(The Pharisees said) "Tell us then, what is your opinion? Is it right to pay taxes to Caesar or not?”
But Jesus, knowing their evil intent, said, “You hypocrites, why are you trying to trap me? Show me the coin used for paying the tax.” They brought him a denarius, and he asked them, “Whose portrait is this? And whose inscription?” “Caesar’s,” they replied. Then he said to them, “Give to Caesar what is Caesar’s, and to God what is God’s.”

He hit the nail on the head. They were looking for DISOBEDIENCE, goading Him to partake of it. His response in no way condemns one who seeks righteousness and justice, but underscores the trap that occurs when one's OWN behaviour sinks to the level of the oppressors. From your thread I can see that you think that 'disobedience' is the answer, and this is what the movie preaches for it's what those in charge WANT you to do. But do you not understand that meeting one wrong with another wrong does NOTHING to address an underlying problem of injustice? Injustice needs to be met with justice, evil with good etc. I would be distraught if I taught my own child to solve inequity with another wrong like disobedience.



posted on Mar, 24 2012 @ 05:43 PM
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"There is a difference between controlled disobedience and anarchy, which you don't seem to have any line between. My desire for disobedience rests in my desire for revolution, the only solution to the rule that currently oppresses all of our lives, though many of use choose to simply accept and live with it, rather than to deal with it head on. "

Lenin said "The best revolutionary is a youth devoid of morals." 
SOURCE: PAWNS IN THE GAME, page 126, by William Guy Carr, 1958

If you think that you are being oppressed now, and can't see that you have been led to your beliefs by those who despise you, then there is not much that I can say that will convince you. You will go down fighting an invisible enemy that has removed God and His truth from your life to get you to this very point.



posted on Mar, 24 2012 @ 05:43 PM
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Originally posted by Nephlim
reply to post by yourmaker
 


its a three book trilogy..
thats what everyone is talking about.


that's great, i'm talking about the movie.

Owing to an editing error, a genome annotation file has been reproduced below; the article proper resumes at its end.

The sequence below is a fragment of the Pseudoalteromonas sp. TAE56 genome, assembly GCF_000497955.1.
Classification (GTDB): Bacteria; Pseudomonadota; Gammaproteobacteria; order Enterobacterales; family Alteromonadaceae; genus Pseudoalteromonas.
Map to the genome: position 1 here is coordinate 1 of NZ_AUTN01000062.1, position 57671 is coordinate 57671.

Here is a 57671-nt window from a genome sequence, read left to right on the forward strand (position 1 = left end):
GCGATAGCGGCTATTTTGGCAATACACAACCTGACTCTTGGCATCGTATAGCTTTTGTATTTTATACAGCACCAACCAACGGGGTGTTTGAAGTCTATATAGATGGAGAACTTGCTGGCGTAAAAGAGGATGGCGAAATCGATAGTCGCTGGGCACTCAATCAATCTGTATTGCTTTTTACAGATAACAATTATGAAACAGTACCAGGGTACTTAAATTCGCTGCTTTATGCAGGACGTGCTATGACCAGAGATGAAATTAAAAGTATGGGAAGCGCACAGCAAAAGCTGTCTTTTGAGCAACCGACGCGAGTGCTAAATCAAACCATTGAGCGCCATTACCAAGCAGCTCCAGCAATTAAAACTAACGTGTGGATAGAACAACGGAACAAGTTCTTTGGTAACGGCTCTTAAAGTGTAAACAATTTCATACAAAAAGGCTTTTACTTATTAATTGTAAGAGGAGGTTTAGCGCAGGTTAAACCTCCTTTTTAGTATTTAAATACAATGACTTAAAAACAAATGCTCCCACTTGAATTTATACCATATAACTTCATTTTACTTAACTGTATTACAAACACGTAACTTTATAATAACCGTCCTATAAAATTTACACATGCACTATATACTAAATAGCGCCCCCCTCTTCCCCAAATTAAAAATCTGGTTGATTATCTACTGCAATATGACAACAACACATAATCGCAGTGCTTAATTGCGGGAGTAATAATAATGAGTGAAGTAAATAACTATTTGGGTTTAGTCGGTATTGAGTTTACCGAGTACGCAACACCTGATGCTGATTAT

posted on Mar, 24 2012 @ 06:12 PM
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I would not under any circumstance allow the schools to force that down my childs throat nor allow any poltiican to speak to me, instead of listen. I hire ears not mouths, period! Mouths are treason and that means I disobey you in your face!

I have a suggestion for them to teach in every school there is, and to demand my representative put out in flyers to every single person in his riding:

An End to World Wide Hunger In Months!


Fishing in the Phoenix Earthship

www.abovetopsecret.com...

I will not allow the teachers to teach my children any violence or aggression except for assertiveness to solve world problems as the employer group, which all citizens belong to.
edit on 24-3-2012 by Unity_99 because: (no reason given)



posted on Mar, 24 2012 @ 10:02 PM
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reply to post by WhoKnows100
 


If God or Jesus were to remove us from slavery, they would have done it already. I do not put by faith in prophets and the dead, I instead rest in the living. While I believe in the moral virtues of the great men of the past, they are not here to live through it, they are not here to suffer, and they are not here to help, and so we must make our own tread or forever live in the shadow of negligence.




your thread I can see that you think that 'disobedience' is the answer, and this is what the movie preaches for it's what those in charge WANT you to do. But do you not understand that meeting one wrong with another wrong does NOTHING to address an underlying problem of injustice? Injustice needs to be met with justice, evil with good etc. I would be distraught if I taught my own child to solve inequity with another wrong like disobedience.


You assume that disobedience is injustice? If that is the case then your mind is so badly warped it would ever be hard to get through to you. That belief in itself states that you believe yourself and other incapable of making your own decisions and thus must obey others to get from point A to point B, incapable of survival on your own and thus must depend on others to make your choices for you. THAT is wrong.

You claim disobedience to be a "wrong" because you have been raised by a society that frowns upon it. As I stated in my OP, the older generation have grown accustomed to the system and would much rather live within and make excuses as to why it is working or why it is wrong to stand against it, then to ever actually stand against it. I believe disobedience can be quite good, can be a servant or justice, and can bring down any evil force that seeks to stop it.




If you think that you are being oppressed now, and can't see that you have been led to your beliefs by those who despise you, then there is not much that I can say that will convince you. You will go down fighting an invisible enemy that has removed God and His truth from your life to get you to this very point.


As I said, there will always be those that make their excuses to hide behind. The people say that those in power try to lure use towards revolution are delusional and brainwashed, because revolution is the single thing in history that has been unpredictable and unreliable, and it has also been the single greatest downfall of every entity of government that has strayed beyond their boundaries to control its people in unwilling ways.